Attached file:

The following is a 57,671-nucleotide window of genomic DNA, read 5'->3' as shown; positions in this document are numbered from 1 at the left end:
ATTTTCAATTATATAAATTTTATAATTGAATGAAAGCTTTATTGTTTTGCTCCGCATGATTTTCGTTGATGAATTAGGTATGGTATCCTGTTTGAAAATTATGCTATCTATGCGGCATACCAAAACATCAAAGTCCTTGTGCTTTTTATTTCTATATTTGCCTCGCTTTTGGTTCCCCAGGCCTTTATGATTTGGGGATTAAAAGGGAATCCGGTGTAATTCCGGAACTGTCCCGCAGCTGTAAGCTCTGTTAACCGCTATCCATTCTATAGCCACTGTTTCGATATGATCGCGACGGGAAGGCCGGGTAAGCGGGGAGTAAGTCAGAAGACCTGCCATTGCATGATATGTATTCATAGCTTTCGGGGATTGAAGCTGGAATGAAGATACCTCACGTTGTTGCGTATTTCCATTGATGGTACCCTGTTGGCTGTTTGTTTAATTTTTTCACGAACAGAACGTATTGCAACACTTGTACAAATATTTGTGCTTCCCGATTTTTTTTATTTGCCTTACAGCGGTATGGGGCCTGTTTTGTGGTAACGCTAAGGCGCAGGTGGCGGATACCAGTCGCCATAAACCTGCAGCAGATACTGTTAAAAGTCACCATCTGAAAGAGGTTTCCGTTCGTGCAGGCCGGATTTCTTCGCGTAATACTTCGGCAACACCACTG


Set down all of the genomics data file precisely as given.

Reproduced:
The following is a 57,671-nucleotide window of genomic DNA, read 5'->3' as shown; positions in this document are numbered from 1 at the left end:
ATTTTCAATTATATAAATTTTATAATTGAATGAAAGCTTTATTGTTTTGCTCCGCATGATTTTCGTTGATGAATTAGGTATGGTATCCTGTTTGAAAATTATGCTATCTATGCGGCATACCAAAACATCAAAGTCCTTGTGCTTTTTATTTCTATATTTGCCTCGCTTTTGGTTCCCCAGGCCTTTATGATTTGGGGATTAAAAGGGAATCCGGTGTAATTCCGGAACTGTCCCGCAGCTGTAAGCTCTGTTAACCGCTATCCATTCTATAGCCACTGTTTCGATATGATCGCGACGGGAAGGCCGGGTAAGCGGGGAGTAAGTCAGAAGACCTGCCATTGCATGATATGTATTCATAGCTTTCGGGGATTGAAGCTGGAATGAAGATACCTCACGTTGTTGCGTATTTCCATTGATGGTACCCTGTTGGCTGTTTGTTTAATTTTTTCACGAACAGAACGTATTGCAACACTTGTACAAATATTTGTGCTTCCCGATTTTTTTTATTTGCCTTACAGCGGTATGGGGCCTGTTTTGTGGTAACGCTAAGGCGCAGGTGGCGGATACCAGTCGCCATAAACCTGCAGCAGATACTGTTAAAAGTCACCATCTGAAAGAGGTTTCCGTTCGTGCAGGCCGGATTTCTTCGCGTAATACTTCGGCAACACCACTG